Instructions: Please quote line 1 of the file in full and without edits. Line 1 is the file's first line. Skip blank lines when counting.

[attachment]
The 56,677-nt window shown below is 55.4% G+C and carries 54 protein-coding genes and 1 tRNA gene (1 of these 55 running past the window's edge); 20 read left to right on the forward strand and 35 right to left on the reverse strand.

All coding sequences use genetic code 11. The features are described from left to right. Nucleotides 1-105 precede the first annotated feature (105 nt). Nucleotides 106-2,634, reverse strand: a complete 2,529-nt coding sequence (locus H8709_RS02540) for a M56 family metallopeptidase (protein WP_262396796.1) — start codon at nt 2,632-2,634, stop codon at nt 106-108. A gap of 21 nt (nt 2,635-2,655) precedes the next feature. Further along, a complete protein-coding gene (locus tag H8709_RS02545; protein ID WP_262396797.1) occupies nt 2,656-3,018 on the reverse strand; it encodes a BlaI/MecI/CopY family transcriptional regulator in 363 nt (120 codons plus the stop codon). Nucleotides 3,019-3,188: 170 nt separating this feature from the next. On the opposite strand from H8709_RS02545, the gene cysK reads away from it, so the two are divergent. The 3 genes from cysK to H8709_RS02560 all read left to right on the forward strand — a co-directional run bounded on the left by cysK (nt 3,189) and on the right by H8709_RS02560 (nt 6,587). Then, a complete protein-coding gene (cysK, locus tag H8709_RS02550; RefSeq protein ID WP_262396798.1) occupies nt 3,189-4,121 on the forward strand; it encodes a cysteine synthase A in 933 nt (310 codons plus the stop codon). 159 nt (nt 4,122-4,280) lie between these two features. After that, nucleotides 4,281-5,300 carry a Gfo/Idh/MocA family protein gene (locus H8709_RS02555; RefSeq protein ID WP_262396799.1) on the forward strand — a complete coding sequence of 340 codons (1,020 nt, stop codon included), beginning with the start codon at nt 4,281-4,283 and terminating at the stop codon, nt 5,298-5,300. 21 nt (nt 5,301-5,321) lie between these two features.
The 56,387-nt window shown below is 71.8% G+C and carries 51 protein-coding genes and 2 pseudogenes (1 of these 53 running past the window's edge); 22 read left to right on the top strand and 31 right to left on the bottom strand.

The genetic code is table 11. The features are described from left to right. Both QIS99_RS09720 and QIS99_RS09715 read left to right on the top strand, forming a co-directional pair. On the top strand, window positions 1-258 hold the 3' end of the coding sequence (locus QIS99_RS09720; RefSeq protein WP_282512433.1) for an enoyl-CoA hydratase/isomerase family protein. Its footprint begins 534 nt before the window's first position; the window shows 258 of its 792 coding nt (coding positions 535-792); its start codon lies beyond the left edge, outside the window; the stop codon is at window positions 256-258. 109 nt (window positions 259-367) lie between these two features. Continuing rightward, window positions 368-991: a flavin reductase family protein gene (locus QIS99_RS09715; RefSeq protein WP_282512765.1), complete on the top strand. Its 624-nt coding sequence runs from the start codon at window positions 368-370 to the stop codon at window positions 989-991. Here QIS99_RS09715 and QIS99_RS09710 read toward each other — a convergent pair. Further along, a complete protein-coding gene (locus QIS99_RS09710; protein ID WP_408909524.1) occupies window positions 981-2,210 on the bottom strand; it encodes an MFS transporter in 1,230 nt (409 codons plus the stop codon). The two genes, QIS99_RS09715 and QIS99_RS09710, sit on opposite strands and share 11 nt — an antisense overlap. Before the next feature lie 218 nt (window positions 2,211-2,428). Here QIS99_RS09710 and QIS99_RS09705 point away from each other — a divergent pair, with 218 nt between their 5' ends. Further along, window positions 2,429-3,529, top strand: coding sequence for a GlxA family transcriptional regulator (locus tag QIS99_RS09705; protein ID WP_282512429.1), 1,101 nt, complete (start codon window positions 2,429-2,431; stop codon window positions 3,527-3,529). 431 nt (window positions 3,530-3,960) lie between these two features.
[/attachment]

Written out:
The 56,677-nt window shown below is 55.4% G+C and carries 54 protein-coding genes and 1 tRNA gene (1 of these 55 running past the window's edge); 20 read left to right on the forward strand and 35 right to left on the reverse strand.